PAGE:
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Christmas Classic Rewatch Review – Scrooge (1951)

Read Time:3 Minute, 33 Second

Elsewhere I wrote about how and why A Christmas Carol was written and how it’s been adapted many times on screens both large and small. It’s the most often adapted of all of Dickens’ works, with over thirty film outings. Oliver Twist comes second with a mere eighteen.  It’s been faithfully followed from the original, been translated almost beyond recognition, and everywhere in between.

I’ve seen more than just a few of them and liked most. Some adaptations I’ve liked because they’ve played with the format in a thoughtful way, others because they’ve brought the original beautifully to life.  


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My favourites in the “played with the format” category are Scrooged and the Blackadder special, Blackadder’s Christmas Carol. And, having read this far, there’ll be no surprise that my favourite in the faithful adaptation category is Scrooge, released in 1951. Well, it was called Scrooge over here, the USA saw it called A Christmas Carol. As it’s December I’ve spent a bit of time getting into the spirit of the season. By that, I don’t mean guzzling mince pies and quaffing mulled wine…well, not all the time, anyway.  What I meant was I had another run through the novel, which shows how close we are to the original.

Marley Was Dead

In the main, Scrooge/A Christmas Carol is pretty close to the original.

There are times when, as you read the text, you can hear the words being spoken by Alastair Sim as they come off the page or when you read about Scrooge shouting at the ghost of Marley, “There’s more of gravy than of grave about you, whatever you are!” — it’s always Alastair Sim cowering beneath his bravado. I’d say my reading of the book has been spoiled by that film if it wasn’t for the fact that I loved it so much and feel it’s actually been enhanced by my in-head overdubbing of the film onto the source material.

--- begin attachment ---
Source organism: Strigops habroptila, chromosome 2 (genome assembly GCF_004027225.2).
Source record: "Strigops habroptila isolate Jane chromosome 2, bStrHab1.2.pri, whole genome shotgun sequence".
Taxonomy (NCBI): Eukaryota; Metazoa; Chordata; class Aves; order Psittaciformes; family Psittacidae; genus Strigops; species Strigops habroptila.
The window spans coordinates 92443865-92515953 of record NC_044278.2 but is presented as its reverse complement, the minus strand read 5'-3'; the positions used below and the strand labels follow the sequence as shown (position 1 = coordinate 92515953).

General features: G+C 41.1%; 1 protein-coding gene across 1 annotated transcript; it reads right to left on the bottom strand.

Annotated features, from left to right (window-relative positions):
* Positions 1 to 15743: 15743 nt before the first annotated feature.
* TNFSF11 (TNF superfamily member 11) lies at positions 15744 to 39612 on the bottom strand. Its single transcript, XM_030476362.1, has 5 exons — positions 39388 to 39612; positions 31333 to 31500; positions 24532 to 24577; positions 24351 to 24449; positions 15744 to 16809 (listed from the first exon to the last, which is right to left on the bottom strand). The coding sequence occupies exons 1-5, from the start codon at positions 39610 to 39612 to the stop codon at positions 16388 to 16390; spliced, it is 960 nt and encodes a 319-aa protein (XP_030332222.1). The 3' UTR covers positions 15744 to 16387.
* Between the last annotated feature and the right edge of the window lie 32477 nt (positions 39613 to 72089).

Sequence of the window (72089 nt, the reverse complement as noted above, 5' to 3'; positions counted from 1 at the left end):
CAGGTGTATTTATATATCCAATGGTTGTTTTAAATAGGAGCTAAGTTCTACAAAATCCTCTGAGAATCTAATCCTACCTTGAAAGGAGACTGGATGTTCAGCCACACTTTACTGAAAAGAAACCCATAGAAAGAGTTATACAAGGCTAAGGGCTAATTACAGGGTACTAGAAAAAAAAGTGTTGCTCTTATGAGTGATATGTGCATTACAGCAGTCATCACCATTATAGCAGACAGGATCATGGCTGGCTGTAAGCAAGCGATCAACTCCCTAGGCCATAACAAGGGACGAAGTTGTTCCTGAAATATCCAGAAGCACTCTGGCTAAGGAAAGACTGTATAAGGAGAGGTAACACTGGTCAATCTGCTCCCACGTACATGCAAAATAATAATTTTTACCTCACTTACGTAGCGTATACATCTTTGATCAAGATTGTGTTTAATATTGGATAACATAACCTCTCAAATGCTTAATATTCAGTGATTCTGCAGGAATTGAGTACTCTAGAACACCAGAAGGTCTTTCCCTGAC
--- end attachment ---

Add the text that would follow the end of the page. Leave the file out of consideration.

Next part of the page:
But, while it’s a good adaptation, it’s not a hundred percent accurate.

The differences aren’t huge though. In the book, there’s no Mr Jorkin. He was added to provide a bit of backstory to explain how the Scrooge & Marley firm was established. In the book, Scrooge’s charwoman isn’t named and doesn’t appear a lot but in the film she is Mrs Dilber, and Kathleen Harrison got second billing.

And there’s a swap around between Scrooge and his sister as to who is the elder, as the younger is the one who caused the death of their mother. To be honest, with the way that Victorian children used to drop like flies, there’s bound to be some confusion.

Bah, Said Scrooge, Humbug! 

Whenever I see Scrooge/A Christmas Carol it takes me right back to my childhood. One of the attractions for the UK audience is that Scrooge/A Christmas Carol is a cavalcade of British talent of the mid 20th century.

In fact, some of the people on display here were still working at the top level into the new Millenium. Jack Warner (Jorkin) was a fixture of British TV on Saturday night from 1955 to 1976 in Dixon Of Dock Green. Not bad considering that the character of George Dixon was introduced in the 1950 film, The Blue Lamp, and was fatally shot by Dirk Bogarde! 

Other famous names include George Cole (Young Scrooge) who had a fifteen-year run as Arthur Daley in Minder, and Patrick Macnee (Young Marley) who was John Steed in The Avengers/The New Avengers from 1961 to 1977.